It is one of the intriguing contradictions of the Renaissance that the art for which this period is justly famous was the product of a society mired in corruption and notorious for its violence – on the battlefield, in the street and in the bedroom. The Beauty and the Terror opens a window onto this other side of the Renaissance, which, as Catherine Fletcher points out, was far stranger and darker than is often realised.
The Renaissance was not only a landmark moment in the history of art; it was also a crucial phase in the wider history of Western culture, bringing radical and lasting change to the political, intellectual, cultural and religious structures of European society. This book concentrates on the 16th century, a period that ‘teeters between old and new’ and saw a revolution in communications thanks to the development of printing. Fletcher maps the era in a series of short chapters, some devoted to important political events and others to more general issues, an approach that enables her to touch on many aspects of this complex time. Above all, she shows how a lot of the shibboleths that define our more politically correct world were openly violated in the Renaissance, not least through the persecution of religious minorities, Jews, homosexuals, people of colour and women.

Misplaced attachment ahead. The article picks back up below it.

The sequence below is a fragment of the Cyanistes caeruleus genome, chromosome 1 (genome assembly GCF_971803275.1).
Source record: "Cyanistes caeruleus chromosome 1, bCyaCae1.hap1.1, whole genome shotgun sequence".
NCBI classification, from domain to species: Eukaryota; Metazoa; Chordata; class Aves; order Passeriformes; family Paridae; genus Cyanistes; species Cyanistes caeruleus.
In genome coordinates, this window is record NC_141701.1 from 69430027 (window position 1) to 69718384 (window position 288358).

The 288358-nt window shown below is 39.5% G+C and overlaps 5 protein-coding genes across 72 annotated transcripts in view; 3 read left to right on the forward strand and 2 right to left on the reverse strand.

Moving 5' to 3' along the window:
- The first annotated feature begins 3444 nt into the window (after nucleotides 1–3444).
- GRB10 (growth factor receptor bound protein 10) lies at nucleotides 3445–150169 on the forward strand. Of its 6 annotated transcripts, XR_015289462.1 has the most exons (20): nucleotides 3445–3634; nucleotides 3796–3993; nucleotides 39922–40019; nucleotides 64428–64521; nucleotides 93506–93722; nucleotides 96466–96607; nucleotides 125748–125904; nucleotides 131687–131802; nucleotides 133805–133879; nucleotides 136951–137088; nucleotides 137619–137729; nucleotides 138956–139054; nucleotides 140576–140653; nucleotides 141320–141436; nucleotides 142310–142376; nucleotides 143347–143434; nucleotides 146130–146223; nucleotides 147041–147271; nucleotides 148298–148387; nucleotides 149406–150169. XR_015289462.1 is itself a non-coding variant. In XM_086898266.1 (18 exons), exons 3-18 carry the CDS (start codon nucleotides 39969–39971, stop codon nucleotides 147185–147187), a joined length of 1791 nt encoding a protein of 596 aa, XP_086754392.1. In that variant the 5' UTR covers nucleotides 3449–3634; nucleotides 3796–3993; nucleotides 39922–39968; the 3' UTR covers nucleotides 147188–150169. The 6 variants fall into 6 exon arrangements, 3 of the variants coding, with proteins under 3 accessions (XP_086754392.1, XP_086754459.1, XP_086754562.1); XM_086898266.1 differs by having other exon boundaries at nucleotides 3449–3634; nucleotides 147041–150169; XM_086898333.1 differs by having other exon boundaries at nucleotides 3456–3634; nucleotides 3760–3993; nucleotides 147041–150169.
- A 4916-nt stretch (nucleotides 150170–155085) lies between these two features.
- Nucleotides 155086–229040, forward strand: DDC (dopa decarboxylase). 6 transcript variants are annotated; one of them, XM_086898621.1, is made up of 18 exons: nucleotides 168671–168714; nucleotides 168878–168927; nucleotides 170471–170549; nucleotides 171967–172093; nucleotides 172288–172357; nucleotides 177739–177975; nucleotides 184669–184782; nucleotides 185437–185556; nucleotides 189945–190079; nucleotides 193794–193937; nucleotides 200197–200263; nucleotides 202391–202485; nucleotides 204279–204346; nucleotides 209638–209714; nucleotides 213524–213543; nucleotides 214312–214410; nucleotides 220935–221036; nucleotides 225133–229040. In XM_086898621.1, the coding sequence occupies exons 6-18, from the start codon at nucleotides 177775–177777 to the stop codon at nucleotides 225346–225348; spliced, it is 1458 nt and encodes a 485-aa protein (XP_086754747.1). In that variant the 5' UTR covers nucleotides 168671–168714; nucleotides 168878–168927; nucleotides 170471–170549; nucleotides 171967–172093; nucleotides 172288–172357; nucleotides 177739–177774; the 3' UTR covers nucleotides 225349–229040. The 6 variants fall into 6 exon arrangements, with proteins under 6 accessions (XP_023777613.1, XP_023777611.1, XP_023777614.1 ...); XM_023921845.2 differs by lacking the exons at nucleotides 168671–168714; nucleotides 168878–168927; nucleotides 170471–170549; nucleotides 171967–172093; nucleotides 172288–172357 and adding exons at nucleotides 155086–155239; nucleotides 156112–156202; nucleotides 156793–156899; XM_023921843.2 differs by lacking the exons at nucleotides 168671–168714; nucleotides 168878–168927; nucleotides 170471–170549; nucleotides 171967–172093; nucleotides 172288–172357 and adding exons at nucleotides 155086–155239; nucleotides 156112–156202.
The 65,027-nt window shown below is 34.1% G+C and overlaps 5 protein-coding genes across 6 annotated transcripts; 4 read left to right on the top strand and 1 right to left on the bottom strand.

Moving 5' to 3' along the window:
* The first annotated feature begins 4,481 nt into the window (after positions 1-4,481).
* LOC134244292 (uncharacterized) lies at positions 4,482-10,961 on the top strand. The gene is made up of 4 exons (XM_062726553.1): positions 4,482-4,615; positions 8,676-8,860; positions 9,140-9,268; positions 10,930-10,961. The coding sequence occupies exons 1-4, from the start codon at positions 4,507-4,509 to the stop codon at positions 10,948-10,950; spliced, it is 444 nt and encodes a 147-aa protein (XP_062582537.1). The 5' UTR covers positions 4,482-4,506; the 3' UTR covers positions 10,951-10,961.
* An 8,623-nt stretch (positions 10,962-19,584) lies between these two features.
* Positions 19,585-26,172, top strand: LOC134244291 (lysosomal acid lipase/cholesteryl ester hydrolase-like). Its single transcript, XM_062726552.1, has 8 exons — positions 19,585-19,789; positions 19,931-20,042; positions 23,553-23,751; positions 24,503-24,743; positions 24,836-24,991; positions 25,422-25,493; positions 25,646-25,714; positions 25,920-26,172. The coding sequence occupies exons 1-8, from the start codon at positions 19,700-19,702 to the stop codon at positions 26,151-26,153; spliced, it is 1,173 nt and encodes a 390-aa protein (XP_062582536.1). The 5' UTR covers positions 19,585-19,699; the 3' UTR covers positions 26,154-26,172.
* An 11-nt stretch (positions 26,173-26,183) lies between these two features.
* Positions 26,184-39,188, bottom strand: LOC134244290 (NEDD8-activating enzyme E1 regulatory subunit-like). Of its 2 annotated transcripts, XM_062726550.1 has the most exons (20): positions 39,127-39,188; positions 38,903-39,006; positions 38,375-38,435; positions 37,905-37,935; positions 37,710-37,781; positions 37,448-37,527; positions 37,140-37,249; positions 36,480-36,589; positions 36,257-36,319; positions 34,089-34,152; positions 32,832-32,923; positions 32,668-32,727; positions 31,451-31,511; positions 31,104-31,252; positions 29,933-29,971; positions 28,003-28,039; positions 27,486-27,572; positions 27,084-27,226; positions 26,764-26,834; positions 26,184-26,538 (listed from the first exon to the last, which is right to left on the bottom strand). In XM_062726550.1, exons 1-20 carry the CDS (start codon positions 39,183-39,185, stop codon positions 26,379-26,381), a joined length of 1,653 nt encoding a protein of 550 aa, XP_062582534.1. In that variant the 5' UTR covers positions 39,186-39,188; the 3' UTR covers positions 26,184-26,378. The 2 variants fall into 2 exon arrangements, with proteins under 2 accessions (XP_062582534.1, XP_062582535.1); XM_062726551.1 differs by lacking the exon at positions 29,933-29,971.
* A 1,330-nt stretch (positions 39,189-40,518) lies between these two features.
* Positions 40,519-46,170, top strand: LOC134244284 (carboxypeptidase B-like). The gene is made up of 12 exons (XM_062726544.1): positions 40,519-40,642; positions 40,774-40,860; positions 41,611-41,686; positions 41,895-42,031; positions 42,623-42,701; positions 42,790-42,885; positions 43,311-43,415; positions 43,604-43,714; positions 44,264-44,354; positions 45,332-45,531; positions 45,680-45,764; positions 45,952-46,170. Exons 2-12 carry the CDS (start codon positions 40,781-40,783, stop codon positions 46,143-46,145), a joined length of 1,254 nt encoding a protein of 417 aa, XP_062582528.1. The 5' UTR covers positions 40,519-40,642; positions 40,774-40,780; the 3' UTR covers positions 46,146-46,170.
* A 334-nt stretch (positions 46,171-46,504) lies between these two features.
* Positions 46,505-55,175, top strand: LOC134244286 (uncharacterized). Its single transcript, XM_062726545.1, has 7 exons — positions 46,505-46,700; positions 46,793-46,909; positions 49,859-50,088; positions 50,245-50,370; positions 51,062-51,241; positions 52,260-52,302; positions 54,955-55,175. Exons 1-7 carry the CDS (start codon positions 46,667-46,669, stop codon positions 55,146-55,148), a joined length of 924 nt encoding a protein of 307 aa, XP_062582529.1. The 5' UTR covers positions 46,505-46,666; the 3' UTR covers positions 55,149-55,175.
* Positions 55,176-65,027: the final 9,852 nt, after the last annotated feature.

The book starts in 1492, a pivotal year in European history. It saw the Catholic victory over the Muslims of Granada and the emergence of a united Spain as a major power on the European stage. In Italy the death of Lorenzo de’ Medici had important ramifications for the